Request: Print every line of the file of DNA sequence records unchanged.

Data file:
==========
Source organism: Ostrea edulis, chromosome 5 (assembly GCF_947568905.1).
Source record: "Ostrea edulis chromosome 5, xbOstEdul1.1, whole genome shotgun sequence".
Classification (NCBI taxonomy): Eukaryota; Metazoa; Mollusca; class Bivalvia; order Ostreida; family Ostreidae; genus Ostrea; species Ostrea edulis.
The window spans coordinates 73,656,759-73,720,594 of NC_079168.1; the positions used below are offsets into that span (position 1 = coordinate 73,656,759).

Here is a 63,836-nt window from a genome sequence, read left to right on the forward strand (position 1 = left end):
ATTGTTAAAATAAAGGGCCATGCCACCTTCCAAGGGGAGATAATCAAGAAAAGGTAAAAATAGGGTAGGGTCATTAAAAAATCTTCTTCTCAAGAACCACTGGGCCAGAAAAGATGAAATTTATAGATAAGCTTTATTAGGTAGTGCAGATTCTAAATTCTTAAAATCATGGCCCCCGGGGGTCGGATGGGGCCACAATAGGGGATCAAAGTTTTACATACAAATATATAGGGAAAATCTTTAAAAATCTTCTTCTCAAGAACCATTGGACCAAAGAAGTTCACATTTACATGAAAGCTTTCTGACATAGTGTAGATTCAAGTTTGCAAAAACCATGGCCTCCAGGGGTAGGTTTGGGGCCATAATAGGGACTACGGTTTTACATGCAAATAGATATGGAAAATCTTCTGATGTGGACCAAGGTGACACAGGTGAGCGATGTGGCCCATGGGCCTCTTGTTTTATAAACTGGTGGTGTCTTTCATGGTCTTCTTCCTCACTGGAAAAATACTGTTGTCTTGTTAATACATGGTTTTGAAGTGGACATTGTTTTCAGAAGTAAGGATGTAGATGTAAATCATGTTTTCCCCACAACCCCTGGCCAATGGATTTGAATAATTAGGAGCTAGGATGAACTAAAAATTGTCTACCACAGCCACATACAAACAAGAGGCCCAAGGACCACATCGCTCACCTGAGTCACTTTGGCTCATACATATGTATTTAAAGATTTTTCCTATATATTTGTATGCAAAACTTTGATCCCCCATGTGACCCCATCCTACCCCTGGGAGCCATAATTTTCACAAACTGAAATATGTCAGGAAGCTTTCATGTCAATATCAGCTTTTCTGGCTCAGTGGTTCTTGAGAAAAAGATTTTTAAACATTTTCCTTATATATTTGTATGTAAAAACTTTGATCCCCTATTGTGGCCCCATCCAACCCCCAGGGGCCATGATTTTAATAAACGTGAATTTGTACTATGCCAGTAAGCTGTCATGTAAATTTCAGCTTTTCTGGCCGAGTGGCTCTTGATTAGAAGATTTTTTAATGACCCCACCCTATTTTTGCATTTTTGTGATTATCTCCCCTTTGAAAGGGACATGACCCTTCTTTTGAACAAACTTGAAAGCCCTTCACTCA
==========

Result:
Source organism: Ostrea edulis, chromosome 5 (assembly GCF_947568905.1).
Source record: "Ostrea edulis chromosome 5, xbOstEdul1.1, whole genome shotgun sequence".
Classification (NCBI taxonomy): Eukaryota; Metazoa; Mollusca; class Bivalvia; order Ostreida; family Ostreidae; genus Ostrea; species Ostrea edulis.
The window spans coordinates 73,656,759-73,720,594 of NC_079168.1; the positions used below are offsets into that span (position 1 = coordinate 73,656,759).

Here is a 63,836-nt window from a genome sequence, read left to right on the forward strand (position 1 = left end):
ATTGTTAAAATAAAGGGCCATGCCACCTTCCAAGGGGAGATAATCAAGAAAAGGTAAAAATAGGGTAGGGTCATTAAAAAATCTTCTTCTCAAGAACCACTGGGCCAGAAAAGATGAAATTTATAGATAAGCTTTATTAGGTAGTGCAGATTCTAAATTCTTAAAATCATGGCCCCCGGGGGTCGGATGGGGCCACAATAGGGGATCAAAGTTTTACATACAAATATATAGGGAAAATCTTTAAAAATCTTCTTCTCAAGAACCATTGGACCAAAGAAGTTCACATTTACATGAAAGCTTTCTGACATAGTGTAGATTCAAGTTTGCAAAAACCATGGCCTCCAGGGGTAGGTTTGGGGCCATAATAGGGACTACGGTTTTACATGCAAATAGATATGGAAAATCTTCTGATGTGGACCAAGGTGACACAGGTGAGCGATGTGGCCCATGGGCCTCTTGTTTTATAAACTGGTGGTGTCTTTCATGGTCTTCTTCCTCACTGGAAAAATACTGTTGTCTTGTTAATACATGGTTTTGAAGTGGACATTGTTTTCAGAAGTAAGGATGTAGATGTAAATCATGTTTTCCCCACAACCCCTGGCCAATGGATTTGAATAATTAGGAGCTAGGATGAACTAAAAATTGTCTACCACAGCCACATACAAACAAGAGGCCCAAGGACCACATCGCTCACCTGAGTCACTTTGGCTCATACATATGTATTTAAAGATTTTTCCTATATATTTGTATGCAAAACTTTGATCCCCCATGTGACCCCATCCTACCCCTGGGAGCCATAATTTTCACAAACTGAAATATGTCAGGAAGCTTTCATGTCAATATCAGCTTTTCTGGCTCAGTGGTTCTTGAGAAAAAGATTTTTAAACATTTTCCTTATATATTTGTATGTAAAAACTTTGATCCCCTATTGTGGCCCCATCCAACCCCCAGGGGCCATGATTTTAATAAACGTGAATTTGTACTATGCCAGTAAGCTGTCATGTAAATTTCAGCTTTTCTGGCCGAGTGGCTCTTGATTAGAAGATTTTTTAATGACCCCACCCTATTTTTGCATTTTTGTGATTATCTCCCCTTTGAAAGGGACATGACCCTTCTTTTGAACAAACTTGAAAGCCCTTCACTCA